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Saturday, May 20, 2006

BAREFOOT GEN by Nakazawa

I just finished reading the new editions of Keiji Nakazawa's BAREFOOT GEN (HADASHI NO GEN) published by Last Gasp. That ending still chokes me up every time, and still stands as one of the biggest emotional punches I've ever read in a comic book. The books should be fairly common in libraries right now, so I highly recommend you see if your local system has a set if you've never read the series before.

I'm really looking forward to the future volumes featuring work that hasn't been published in English before. Has there been any word on when those will start coming out?

As I mentioned before, the major change in these editions compared to the previous editions is that these have about 150 pages that were edited out before. Essentially three complete side storylines as Gen deals with other survivors and their stories, as well as a few other short scenes.

The first long part cut was the most important, since the set-up of the storyline was featured in the original books and then just dropped. This time around, we get the rest of the story of Mr. Seiji, the artist who was injured in the A-Bomb attack and was neglected by his family, treated like a pariah, and who Gen was hired to take care of. It's good to get the rest of that story, as depressing as it is, especially since there are a few bits that flesh out Gen's interest in art and using art to tell the story of what happened to Hiroshima so it's not forgotten, echoing Nakazawa's own work.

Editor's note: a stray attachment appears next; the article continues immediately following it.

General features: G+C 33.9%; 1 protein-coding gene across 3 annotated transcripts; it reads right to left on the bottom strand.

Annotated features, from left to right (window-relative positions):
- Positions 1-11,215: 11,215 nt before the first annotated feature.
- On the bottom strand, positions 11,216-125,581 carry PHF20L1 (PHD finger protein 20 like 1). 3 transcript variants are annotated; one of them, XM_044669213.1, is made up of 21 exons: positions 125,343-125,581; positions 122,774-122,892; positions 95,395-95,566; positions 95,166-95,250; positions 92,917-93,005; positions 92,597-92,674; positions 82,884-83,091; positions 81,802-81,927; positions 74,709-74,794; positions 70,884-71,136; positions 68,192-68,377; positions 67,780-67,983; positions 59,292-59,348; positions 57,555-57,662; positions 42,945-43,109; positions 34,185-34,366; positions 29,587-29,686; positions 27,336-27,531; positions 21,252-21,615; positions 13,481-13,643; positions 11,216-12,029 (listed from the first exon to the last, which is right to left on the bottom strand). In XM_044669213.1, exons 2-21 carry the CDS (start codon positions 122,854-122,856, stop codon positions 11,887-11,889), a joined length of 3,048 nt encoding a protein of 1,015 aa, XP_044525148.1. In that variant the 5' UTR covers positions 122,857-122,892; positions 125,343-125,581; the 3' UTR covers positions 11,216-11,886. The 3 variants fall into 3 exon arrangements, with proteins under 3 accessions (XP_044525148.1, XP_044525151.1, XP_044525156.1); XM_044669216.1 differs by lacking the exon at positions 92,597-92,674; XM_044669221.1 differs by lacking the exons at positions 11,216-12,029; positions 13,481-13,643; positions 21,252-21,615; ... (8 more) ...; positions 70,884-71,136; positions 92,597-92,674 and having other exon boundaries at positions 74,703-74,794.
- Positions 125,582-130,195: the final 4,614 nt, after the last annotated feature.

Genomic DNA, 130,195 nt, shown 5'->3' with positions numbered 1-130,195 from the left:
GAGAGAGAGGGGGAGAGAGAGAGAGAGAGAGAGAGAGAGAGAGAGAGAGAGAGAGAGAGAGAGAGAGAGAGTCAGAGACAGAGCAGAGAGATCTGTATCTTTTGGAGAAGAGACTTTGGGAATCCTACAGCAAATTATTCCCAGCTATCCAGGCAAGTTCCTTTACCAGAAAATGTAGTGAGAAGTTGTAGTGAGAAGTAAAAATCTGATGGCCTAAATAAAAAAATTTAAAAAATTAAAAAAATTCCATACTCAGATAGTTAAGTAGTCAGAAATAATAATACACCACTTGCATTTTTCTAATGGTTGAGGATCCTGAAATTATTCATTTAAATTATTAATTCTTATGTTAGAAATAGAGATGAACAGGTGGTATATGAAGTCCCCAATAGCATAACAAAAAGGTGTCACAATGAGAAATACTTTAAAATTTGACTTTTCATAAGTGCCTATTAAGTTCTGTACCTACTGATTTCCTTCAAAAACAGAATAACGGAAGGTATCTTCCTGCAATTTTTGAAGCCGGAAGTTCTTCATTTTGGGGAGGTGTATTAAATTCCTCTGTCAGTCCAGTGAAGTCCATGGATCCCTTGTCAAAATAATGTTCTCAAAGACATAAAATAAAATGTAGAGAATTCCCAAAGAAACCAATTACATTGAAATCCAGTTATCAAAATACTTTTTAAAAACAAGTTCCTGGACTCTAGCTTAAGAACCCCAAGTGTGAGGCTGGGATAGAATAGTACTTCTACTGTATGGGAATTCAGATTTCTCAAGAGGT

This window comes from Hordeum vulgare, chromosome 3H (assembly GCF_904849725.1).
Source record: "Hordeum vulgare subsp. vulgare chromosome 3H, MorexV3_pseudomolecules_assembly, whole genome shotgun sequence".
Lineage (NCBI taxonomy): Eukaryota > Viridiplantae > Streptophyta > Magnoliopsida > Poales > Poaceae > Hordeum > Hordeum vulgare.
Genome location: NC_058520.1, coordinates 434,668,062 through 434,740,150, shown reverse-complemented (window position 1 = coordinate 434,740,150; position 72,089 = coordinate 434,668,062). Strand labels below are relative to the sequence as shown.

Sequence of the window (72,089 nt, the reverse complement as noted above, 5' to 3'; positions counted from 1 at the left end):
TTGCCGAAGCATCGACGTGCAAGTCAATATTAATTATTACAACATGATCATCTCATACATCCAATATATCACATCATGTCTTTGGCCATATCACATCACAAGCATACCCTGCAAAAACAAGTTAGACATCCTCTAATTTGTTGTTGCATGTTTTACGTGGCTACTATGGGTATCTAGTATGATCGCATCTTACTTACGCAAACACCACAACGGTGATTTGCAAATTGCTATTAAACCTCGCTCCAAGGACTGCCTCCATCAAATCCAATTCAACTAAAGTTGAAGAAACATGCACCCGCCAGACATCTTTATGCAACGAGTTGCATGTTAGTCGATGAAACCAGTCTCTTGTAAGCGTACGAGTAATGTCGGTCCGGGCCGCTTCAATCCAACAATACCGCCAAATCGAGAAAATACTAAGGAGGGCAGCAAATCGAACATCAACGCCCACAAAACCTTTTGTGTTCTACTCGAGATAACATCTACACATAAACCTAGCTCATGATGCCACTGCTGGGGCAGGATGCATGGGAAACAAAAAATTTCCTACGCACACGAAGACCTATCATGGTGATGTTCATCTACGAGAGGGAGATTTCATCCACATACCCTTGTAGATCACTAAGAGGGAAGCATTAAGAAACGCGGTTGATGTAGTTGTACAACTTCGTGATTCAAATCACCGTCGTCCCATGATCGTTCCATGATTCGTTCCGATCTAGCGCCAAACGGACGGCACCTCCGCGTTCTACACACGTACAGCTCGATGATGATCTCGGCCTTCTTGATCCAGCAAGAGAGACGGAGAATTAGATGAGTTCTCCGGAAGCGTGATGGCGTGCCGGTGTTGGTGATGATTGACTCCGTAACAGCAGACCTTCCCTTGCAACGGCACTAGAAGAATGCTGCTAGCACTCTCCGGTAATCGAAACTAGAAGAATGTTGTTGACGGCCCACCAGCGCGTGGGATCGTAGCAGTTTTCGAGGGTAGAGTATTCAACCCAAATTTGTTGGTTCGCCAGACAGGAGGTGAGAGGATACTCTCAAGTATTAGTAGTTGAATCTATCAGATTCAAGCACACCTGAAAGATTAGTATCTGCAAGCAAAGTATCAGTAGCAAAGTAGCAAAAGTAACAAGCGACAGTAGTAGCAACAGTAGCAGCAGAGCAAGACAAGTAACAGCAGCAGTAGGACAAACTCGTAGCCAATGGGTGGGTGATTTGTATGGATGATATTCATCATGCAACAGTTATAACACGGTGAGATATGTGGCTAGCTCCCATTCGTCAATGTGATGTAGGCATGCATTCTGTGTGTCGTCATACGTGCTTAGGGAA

The next long cut was when Gen and Ryuto go out to the country to bring back Gen's brother Akira. Turns out they had a bit of an adventure on the way, encountering two other children who were begging to get food for their mother. It's an interesting story, the most important aspect of it is that now we have a source and a story behind the wheat that Gen plants in the ruins of his home.

The third "new" storyline deals with the girl at Gen's school who also lost her hair. We now find out a bit more about her, and her older sister, who has to resort to prostituting herself out to American soldiers to get by. The subject matter makes it easy to understand why the editors of the original edition chose to leave that out, but it's an interesting look into other aspects of the aftermath of the bombing.

The books definitely do read better with these missing scenes restored, especially the first one. There are still a few points which seem a bit oddly jumpy which I'd assumed where cut scenes before, but those are the same in both editions, so it might just be Japanese storytelling.

Anyway, a very high recommendation for all four volumes, and keep an eye open for the rest.

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